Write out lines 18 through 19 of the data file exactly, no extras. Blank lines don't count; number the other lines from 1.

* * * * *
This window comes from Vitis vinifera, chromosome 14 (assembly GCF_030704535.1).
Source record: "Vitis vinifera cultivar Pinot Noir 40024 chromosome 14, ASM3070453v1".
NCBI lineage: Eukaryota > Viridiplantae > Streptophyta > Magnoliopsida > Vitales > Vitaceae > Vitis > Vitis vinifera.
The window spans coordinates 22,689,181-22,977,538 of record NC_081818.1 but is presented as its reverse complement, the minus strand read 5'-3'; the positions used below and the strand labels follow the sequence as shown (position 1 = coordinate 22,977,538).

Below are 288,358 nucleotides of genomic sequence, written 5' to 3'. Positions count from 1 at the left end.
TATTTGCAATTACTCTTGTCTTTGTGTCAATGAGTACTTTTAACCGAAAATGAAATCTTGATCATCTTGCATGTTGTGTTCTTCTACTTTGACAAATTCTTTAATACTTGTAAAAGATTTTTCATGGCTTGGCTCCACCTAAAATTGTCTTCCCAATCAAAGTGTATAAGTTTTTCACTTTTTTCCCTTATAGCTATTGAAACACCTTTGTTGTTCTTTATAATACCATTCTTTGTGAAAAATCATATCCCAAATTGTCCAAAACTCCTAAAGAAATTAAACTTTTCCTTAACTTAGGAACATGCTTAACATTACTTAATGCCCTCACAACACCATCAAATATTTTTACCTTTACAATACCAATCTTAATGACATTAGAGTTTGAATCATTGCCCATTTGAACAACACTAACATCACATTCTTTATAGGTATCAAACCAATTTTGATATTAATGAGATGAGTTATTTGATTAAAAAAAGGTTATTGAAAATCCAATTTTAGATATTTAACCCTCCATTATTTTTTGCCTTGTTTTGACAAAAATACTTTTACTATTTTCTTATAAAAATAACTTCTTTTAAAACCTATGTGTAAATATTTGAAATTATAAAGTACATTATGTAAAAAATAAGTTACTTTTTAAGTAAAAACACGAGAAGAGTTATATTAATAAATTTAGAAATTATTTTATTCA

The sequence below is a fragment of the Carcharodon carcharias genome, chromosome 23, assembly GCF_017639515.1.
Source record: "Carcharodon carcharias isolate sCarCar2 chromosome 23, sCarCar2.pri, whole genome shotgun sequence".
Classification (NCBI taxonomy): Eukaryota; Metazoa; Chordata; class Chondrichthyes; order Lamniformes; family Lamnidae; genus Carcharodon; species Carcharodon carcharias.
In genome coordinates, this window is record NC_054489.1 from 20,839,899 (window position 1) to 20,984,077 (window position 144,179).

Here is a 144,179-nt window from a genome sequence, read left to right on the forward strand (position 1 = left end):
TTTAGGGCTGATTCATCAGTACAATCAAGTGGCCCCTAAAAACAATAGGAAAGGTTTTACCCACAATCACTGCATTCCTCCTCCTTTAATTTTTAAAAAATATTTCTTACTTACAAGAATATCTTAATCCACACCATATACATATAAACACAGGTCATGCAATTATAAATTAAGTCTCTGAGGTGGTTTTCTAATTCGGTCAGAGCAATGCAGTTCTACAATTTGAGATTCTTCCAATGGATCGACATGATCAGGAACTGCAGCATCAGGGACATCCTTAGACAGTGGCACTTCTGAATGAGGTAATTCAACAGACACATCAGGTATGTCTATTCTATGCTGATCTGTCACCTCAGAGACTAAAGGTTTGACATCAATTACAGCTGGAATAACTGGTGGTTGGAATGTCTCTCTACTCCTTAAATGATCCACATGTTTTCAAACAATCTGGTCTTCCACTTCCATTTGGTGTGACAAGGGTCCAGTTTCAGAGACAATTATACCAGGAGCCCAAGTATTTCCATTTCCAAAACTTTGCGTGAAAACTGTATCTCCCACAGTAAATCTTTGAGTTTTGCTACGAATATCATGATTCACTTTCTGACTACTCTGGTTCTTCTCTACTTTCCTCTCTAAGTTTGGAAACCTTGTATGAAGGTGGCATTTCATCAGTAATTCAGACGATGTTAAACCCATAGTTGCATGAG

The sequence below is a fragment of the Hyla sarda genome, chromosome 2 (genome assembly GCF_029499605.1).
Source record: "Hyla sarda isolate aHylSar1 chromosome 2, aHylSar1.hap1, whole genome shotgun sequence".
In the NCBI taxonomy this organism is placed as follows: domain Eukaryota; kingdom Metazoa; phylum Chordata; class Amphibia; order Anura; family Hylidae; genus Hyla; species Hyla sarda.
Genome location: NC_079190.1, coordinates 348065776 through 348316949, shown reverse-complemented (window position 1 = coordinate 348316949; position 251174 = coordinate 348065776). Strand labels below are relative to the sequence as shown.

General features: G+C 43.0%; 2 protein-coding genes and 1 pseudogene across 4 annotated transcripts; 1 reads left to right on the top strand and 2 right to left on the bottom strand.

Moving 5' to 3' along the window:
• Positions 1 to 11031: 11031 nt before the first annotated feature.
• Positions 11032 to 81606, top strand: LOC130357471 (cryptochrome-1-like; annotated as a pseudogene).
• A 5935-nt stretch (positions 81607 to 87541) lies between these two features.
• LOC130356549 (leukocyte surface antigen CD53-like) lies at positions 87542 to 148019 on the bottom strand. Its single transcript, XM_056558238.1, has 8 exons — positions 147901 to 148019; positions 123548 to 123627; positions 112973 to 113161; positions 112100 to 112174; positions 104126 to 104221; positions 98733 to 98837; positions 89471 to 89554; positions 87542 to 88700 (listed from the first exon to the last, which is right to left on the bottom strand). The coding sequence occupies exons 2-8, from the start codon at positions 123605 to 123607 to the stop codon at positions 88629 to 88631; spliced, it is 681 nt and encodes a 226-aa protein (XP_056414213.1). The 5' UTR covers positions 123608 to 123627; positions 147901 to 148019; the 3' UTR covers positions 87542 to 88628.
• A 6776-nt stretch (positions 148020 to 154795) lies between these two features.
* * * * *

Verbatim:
Moving 5' to 3' along the window:
• Positions 1 to 11031: 11031 nt before the first annotated feature.